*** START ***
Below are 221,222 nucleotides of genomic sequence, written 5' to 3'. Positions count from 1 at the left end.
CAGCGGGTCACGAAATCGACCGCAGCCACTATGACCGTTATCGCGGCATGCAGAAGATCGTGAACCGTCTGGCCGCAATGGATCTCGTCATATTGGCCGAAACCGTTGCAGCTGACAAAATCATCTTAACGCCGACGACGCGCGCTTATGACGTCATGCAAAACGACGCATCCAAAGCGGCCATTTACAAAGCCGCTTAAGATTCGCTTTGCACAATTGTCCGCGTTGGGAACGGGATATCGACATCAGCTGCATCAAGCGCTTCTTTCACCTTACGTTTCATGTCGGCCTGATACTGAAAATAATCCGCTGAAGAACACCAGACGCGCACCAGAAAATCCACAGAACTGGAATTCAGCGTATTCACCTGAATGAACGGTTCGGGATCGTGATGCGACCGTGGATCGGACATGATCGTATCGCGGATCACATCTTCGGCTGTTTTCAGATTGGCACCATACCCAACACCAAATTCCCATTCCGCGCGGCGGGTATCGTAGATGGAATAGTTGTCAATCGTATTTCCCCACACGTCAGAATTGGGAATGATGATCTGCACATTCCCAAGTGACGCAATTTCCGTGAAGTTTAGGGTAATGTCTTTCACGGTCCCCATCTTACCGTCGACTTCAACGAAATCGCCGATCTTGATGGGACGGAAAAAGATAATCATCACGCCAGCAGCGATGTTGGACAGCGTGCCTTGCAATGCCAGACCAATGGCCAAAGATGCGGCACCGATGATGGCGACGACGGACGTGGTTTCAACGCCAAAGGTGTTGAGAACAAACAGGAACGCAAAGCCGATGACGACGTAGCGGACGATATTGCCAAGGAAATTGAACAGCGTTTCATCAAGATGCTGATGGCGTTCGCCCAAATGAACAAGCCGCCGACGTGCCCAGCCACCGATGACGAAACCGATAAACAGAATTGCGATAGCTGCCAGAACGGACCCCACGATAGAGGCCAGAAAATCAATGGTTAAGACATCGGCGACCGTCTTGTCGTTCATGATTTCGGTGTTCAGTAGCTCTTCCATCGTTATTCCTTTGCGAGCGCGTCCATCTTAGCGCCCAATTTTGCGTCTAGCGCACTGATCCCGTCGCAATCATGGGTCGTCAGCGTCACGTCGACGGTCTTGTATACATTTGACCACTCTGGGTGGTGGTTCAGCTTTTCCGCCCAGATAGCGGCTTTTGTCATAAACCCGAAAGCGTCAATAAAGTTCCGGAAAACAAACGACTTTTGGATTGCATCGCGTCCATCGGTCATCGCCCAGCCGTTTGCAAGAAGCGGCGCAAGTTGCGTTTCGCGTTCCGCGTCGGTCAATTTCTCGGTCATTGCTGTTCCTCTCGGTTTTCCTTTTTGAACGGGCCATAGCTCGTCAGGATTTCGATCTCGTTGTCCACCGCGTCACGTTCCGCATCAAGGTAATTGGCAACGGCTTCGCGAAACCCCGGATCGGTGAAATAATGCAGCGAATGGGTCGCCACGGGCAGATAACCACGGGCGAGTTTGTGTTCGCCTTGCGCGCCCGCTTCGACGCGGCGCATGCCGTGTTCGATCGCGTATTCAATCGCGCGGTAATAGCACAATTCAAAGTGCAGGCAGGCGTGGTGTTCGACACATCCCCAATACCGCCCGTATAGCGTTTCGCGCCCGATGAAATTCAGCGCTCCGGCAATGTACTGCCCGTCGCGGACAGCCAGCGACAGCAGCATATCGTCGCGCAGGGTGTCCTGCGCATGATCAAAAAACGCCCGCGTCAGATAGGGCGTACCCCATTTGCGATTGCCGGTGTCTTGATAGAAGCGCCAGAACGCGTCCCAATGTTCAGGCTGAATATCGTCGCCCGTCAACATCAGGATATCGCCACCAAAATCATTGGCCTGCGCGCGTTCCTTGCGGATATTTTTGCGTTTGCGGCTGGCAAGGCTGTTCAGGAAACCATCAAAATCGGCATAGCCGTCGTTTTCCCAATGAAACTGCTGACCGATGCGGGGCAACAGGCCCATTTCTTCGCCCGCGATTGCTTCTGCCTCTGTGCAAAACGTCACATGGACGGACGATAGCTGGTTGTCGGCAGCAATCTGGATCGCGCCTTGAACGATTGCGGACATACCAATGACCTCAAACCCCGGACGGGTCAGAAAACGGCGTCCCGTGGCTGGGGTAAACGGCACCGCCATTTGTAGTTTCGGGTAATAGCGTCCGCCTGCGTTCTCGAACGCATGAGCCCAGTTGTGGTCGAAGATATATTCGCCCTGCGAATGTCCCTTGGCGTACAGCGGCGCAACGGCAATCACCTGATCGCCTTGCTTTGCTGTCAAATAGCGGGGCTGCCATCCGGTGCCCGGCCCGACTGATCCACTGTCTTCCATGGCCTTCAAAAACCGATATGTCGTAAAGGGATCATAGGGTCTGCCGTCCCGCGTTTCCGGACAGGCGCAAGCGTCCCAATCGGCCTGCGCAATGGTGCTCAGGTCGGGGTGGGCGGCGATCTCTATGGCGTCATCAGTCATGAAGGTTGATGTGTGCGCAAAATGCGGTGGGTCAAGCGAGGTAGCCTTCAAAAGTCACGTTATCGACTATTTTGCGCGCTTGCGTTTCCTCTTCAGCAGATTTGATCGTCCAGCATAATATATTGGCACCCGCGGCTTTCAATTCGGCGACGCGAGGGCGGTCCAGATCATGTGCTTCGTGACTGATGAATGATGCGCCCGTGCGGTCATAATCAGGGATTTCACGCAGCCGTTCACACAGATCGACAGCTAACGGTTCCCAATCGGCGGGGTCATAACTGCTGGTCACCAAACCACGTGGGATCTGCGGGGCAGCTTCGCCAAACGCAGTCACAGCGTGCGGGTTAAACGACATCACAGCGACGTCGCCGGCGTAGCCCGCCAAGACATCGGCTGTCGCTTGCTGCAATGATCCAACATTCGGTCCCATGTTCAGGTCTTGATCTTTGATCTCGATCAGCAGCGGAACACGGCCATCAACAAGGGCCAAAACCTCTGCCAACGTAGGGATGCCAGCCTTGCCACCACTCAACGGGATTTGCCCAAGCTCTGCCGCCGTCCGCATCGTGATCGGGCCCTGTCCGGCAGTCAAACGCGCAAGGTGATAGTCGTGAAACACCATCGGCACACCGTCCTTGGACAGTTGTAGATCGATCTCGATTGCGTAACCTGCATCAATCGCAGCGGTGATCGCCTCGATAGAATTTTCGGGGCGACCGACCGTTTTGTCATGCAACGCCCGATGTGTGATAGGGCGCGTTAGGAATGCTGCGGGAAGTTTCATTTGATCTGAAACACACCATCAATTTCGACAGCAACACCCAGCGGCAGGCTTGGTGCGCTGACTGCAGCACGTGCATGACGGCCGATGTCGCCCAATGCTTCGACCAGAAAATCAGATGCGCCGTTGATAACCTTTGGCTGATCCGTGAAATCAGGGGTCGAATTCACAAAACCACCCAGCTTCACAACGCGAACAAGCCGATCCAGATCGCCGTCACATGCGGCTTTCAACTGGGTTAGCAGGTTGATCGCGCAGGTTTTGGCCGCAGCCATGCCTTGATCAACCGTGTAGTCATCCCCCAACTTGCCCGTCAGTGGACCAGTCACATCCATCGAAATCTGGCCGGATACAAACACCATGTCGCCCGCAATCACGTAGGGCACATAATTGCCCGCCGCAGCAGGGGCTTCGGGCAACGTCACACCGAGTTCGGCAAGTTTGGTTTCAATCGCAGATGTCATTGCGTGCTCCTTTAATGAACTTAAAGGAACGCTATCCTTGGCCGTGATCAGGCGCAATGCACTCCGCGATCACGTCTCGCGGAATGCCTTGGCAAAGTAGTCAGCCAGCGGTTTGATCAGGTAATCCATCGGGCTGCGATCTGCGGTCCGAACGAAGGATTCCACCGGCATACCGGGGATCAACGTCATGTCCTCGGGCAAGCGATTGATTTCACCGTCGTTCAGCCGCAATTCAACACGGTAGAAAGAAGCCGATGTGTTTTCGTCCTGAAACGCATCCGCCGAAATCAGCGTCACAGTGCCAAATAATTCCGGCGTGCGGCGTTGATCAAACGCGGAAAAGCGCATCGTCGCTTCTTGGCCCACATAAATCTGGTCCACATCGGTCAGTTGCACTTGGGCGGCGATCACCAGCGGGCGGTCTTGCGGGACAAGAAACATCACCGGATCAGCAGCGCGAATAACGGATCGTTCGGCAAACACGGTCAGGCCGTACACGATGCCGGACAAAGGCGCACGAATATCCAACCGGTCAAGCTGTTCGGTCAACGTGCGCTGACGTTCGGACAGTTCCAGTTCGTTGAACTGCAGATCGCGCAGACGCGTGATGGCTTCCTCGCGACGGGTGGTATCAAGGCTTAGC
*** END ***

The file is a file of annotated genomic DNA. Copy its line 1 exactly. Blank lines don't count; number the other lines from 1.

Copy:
Below are 221,222 nucleotides of genomic sequence, written 5' to 3'. Positions count from 1 at the left end.